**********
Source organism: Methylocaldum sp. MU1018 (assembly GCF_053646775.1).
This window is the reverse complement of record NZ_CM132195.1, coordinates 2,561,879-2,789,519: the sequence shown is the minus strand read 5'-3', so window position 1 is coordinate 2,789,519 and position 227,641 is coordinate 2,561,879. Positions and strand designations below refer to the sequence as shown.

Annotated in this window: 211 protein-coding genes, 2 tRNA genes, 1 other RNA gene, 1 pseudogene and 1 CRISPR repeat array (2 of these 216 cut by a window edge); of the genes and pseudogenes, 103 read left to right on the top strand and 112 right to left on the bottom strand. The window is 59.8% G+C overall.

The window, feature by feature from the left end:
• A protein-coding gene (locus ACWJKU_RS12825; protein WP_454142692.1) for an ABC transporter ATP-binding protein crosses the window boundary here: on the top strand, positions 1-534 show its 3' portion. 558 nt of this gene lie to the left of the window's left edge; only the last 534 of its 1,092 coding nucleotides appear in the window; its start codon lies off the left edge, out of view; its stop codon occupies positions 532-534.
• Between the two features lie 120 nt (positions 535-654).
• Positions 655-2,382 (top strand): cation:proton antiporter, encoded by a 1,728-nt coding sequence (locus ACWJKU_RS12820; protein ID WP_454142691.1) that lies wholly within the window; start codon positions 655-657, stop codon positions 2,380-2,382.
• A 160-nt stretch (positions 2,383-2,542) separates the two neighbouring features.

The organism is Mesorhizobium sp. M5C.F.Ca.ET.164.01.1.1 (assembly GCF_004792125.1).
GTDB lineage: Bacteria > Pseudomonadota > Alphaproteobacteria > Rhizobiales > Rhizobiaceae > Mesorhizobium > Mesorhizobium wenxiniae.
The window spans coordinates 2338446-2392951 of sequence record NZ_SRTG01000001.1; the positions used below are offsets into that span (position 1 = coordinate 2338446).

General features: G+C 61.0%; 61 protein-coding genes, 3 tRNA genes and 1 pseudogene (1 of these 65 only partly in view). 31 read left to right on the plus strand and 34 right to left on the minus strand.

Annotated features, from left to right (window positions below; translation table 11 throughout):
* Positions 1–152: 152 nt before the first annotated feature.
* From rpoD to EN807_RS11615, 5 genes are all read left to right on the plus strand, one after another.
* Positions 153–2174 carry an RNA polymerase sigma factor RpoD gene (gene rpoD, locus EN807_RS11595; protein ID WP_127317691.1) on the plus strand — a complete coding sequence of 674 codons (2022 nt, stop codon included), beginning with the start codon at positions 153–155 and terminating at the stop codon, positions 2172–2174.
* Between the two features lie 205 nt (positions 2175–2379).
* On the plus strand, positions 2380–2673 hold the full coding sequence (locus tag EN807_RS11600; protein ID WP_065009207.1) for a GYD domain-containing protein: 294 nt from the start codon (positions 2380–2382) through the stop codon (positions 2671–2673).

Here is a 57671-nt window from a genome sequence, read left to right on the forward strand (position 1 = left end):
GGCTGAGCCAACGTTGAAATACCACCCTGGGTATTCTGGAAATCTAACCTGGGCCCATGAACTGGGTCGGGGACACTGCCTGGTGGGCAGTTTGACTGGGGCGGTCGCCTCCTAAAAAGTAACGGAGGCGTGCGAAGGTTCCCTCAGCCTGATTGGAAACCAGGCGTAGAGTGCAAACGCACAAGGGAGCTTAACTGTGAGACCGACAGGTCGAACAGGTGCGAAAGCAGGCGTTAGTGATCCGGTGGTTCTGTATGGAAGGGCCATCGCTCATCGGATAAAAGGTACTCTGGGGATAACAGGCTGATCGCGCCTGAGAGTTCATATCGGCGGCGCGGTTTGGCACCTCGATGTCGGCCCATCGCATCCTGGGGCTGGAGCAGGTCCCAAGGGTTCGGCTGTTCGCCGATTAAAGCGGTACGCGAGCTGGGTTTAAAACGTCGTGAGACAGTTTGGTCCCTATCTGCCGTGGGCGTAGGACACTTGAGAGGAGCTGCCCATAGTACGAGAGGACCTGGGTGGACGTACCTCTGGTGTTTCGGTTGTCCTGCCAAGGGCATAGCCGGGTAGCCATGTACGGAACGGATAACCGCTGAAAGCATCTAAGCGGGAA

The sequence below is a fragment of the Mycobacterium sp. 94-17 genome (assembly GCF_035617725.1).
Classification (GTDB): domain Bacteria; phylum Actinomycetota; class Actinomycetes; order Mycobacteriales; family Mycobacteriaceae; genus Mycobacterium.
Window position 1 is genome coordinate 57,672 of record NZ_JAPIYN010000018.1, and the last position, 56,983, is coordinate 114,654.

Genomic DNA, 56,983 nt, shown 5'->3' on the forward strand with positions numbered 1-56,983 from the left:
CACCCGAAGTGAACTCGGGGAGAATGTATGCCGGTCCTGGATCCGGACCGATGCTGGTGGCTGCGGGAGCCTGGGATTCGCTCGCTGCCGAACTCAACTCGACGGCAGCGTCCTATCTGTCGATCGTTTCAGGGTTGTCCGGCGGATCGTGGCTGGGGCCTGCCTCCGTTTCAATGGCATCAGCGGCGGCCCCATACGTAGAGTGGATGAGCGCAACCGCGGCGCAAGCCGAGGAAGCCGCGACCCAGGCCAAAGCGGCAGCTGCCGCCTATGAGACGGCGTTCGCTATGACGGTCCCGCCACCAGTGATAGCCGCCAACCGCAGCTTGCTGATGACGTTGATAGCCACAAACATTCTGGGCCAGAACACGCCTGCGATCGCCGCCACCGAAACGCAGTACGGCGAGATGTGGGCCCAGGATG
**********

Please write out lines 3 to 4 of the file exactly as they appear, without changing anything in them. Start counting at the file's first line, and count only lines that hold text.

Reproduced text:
Annotated in this window: 211 protein-coding genes, 2 tRNA genes, 1 other RNA gene, 1 pseudogene and 1 CRISPR repeat array (2 of these 216 cut by a window edge); of the genes and pseudogenes, 103 read left to right on the top strand and 112 right to left on the bottom strand. The window is 59.8% G+C overall.

The window, feature by feature from the left end: